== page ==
“A Big Ten school gets the bulk of their revenue from television, so for them as long as they’re on TV, that’s the most important thing,” Miami director of athletics David Sayler confirmed. “But for us, it’s fans in the seats and students being here on campus participating.”
Student fees are also part of the funding equation for schools like Miami.
“The most important thing for any MAC institution — and hopefully it is for all of higher education — is making sure that on-campus classes can happen,” Sayler said. “That’s an important piece for kids that attend Miami, right? They want to have that face-to-face interaction with a faculty member. So we all want in-person classes, but the underlying piece is that how we’re funded is a lot through student fees, and if we don’t have kids here we can’t charge the students fee and then that significantly impacts how we run our operation.”
In that way, Wittenberg is similar to Miami.
For the Tigers, who do not give athletic scholarships, the opportunity to play a sport at the college level is a draw for a significant number of Wittenberg students.
“Revenue generation from fan experience is not what our concern is right now,” Williams said. “At the end of the day, we generate revenue as a university because we enroll students, and they come and play for us.
“We’re going to be really close this year to having every one of our rosters at capacity, which is really good and very healthy, but if student-athletes aren’t afforded the opportunity to participate they should and very likely will question, ‘Should I be here? Like, what am I doing here? Why am I coming to campus if I can’t play a sport?’ And if they don’t come to campus then and they’re not paying for room and board then that’s one of those are the things that we’re worried about.”
College football programs across the country are learning first-hand the problems that can come from assembling people for workouts. Numerous schools have reported positive tests among athletes returning for voluntary workouts.
MLB, the NHL and NBA have also reported some positives test among players and team personnel after allowing them to return to team facilities, though none have announced plans to halt their return nor given any indication about how many COVID-19 infections would cause them to change course.
Since beginning the reopening of the state in May, DeWine has reiterated the need to learn to live with the virus until a vaccine is developed. Williams said he believes Wittenberg has gotten to the point of accepting there will be positive cases when students return.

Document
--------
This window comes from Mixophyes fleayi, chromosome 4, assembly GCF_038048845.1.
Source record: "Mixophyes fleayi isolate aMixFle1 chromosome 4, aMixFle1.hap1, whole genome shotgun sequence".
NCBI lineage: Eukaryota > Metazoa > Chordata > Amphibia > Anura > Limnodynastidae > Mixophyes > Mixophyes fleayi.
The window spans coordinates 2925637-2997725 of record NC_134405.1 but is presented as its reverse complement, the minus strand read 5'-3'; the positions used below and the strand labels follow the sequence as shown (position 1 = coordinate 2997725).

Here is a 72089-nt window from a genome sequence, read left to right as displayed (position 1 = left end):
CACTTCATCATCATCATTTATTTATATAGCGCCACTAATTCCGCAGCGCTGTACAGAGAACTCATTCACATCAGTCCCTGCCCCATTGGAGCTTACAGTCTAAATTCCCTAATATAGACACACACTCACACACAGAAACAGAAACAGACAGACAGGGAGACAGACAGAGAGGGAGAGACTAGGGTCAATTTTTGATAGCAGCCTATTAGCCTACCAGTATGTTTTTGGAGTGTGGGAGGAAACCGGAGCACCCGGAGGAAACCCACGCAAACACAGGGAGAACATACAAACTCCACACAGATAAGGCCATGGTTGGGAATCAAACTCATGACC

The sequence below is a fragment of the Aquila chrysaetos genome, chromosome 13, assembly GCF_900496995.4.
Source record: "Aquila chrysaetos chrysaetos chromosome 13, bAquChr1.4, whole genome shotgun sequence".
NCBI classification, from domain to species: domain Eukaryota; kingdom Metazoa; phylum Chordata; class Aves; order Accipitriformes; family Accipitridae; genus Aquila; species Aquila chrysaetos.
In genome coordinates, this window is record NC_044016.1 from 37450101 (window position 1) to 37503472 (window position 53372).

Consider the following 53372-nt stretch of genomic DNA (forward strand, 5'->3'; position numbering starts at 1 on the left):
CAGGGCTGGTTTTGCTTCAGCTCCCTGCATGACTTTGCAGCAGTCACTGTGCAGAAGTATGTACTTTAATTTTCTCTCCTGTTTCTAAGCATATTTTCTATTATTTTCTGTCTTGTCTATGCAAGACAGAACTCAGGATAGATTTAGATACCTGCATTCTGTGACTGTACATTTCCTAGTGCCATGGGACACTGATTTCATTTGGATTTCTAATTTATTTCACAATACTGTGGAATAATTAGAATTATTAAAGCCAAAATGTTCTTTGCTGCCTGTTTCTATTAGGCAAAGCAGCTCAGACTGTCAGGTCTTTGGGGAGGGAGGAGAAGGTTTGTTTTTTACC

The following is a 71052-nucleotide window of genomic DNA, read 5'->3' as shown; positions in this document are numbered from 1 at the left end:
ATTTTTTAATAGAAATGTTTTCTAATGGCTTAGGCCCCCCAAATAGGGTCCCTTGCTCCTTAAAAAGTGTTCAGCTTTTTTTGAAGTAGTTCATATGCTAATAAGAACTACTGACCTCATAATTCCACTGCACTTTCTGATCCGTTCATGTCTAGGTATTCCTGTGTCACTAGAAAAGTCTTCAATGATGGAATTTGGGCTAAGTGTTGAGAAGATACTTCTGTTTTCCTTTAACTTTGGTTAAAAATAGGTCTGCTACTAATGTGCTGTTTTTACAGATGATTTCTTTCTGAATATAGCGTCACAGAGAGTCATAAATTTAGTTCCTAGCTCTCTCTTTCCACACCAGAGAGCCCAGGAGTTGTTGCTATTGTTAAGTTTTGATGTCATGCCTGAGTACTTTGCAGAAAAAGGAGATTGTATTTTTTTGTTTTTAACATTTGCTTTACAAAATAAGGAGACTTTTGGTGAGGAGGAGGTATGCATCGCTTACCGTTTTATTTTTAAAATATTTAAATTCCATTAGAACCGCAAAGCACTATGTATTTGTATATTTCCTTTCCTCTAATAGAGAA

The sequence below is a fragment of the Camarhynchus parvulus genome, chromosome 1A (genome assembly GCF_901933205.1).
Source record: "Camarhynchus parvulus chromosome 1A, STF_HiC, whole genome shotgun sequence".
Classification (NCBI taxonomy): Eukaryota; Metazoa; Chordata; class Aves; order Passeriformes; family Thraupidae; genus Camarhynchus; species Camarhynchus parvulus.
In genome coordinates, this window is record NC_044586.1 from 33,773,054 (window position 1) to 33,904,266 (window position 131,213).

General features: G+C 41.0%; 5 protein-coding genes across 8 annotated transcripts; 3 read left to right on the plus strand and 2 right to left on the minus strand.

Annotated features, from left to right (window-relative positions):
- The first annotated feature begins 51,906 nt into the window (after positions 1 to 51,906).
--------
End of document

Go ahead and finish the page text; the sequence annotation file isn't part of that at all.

“We’re trying everything we can today to function as a safe environment that knows COVID is among us, and that is everywhere from the way we’re setting up classrooms to athletics,” Williams said.
Of course, calling off classes and calling off games are two different things.
For now, quarantining or isolating positive players is not disrupting competition, but what about when the time to play actual games comes?
It is not hard to envision teams having to go into contests down one or even many players.
The impact of that on competition is obvious, but it might not be the biggest problem with having to isolate positive cases.
Williams pointed out it could take a personal toll on young people, especially considering some who are infected with the coronavirus do not develop symptoms but are still threats to spread the disease.
“So this is a real difficult quandary for higher ed,” Williams said.
“Try telling a 19-year-old kid who was asymptomatic and tested positive they have to sit in your residence hall for 14 days. These are the things that we’re talking through, like the scenario of a young student-athlete from Florida who is the first person in their family to have ever gone away to college comes to a brand new place called Springfield, Ohio, and feels 100% OK but tested positive. Now I just I’m gonna have to tell that young person, ‘You have to separate yourself in a place you have no idea about, and you have to go live in a quarantine location where you can only get food brought to you.’
“I mean that’s the scenario we’re thinking through and that’s hard. It’s hard to think through. It’s hard to put yourself in that spot, and it’s hard to think about putting a student-athlete or a student through that as well, but those are the things we have to be prepared for.”